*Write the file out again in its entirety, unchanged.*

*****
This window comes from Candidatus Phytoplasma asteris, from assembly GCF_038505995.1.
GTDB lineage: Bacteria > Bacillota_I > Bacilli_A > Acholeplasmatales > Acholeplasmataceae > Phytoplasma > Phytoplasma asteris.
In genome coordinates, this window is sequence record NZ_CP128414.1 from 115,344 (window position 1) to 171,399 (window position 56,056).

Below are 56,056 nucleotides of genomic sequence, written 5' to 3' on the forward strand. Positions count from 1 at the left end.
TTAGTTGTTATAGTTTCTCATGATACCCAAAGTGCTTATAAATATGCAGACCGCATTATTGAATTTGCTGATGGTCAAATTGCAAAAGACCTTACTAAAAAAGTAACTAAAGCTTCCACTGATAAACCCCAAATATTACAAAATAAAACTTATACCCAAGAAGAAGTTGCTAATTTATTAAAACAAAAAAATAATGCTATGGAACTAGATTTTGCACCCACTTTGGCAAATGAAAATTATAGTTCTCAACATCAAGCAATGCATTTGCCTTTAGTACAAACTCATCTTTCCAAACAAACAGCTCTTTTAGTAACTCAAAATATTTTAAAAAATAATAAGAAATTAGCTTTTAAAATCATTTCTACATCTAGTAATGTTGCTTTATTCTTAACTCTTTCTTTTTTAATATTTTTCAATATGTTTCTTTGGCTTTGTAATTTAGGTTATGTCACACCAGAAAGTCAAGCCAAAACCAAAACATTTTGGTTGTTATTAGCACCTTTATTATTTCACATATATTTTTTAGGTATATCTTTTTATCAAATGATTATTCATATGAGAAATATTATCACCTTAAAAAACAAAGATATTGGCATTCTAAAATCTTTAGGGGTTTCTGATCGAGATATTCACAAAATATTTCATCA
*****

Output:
This window comes from Candidatus Phytoplasma asteris, from assembly GCF_038505995.1.
GTDB lineage: Bacteria > Bacillota_I > Bacilli_A > Acholeplasmatales > Acholeplasmataceae > Phytoplasma > Phytoplasma asteris.
In genome coordinates, this window is sequence record NZ_CP128414.1 from 115,344 (window position 1) to 171,399 (window position 56,056).

Below are 56,056 nucleotides of genomic sequence, written 5' to 3' on the forward strand. Positions count from 1 at the left end.
TTAGTTGTTATAGTTTCTCATGATACCCAAAGTGCTTATAAATATGCAGACCGCATTATTGAATTTGCTGATGGTCAAATTGCAAAAGACCTTACTAAAAAAGTAACTAAAGCTTCCACTGATAAACCCCAAATATTACAAAATAAAACTTATACCCAAGAAGAAGTTGCTAATTTATTAAAACAAAAAAATAATGCTATGGAACTAGATTTTGCACCCACTTTGGCAAATGAAAATTATAGTTCTCAACATCAAGCAATGCATTTGCCTTTAGTACAAACTCATCTTTCCAAACAAACAGCTCTTTTAGTAACTCAAAATATTTTAAAAAATAATAAGAAATTAGCTTTTAAAATCATTTCTACATCTAGTAATGTTGCTTTATTCTTAACTCTTTCTTTTTTAATATTTTTCAATATGTTTCTTTGGCTTTGTAATTTAGGTTATGTCACACCAGAAAGTCAAGCCAAAACCAAAACATTTTGGTTGTTATTAGCACCTTTATTATTTCACATATATTTTTTAGGTATATCTTTTTATCAAATGATTATTCATATGAGAAATATTATCACCTTAAAAAACAAAGATATTGGCATTCTAAAATCTTTAGGGGTTTCTGATCGAGATATTCACAAAATATTTCATCA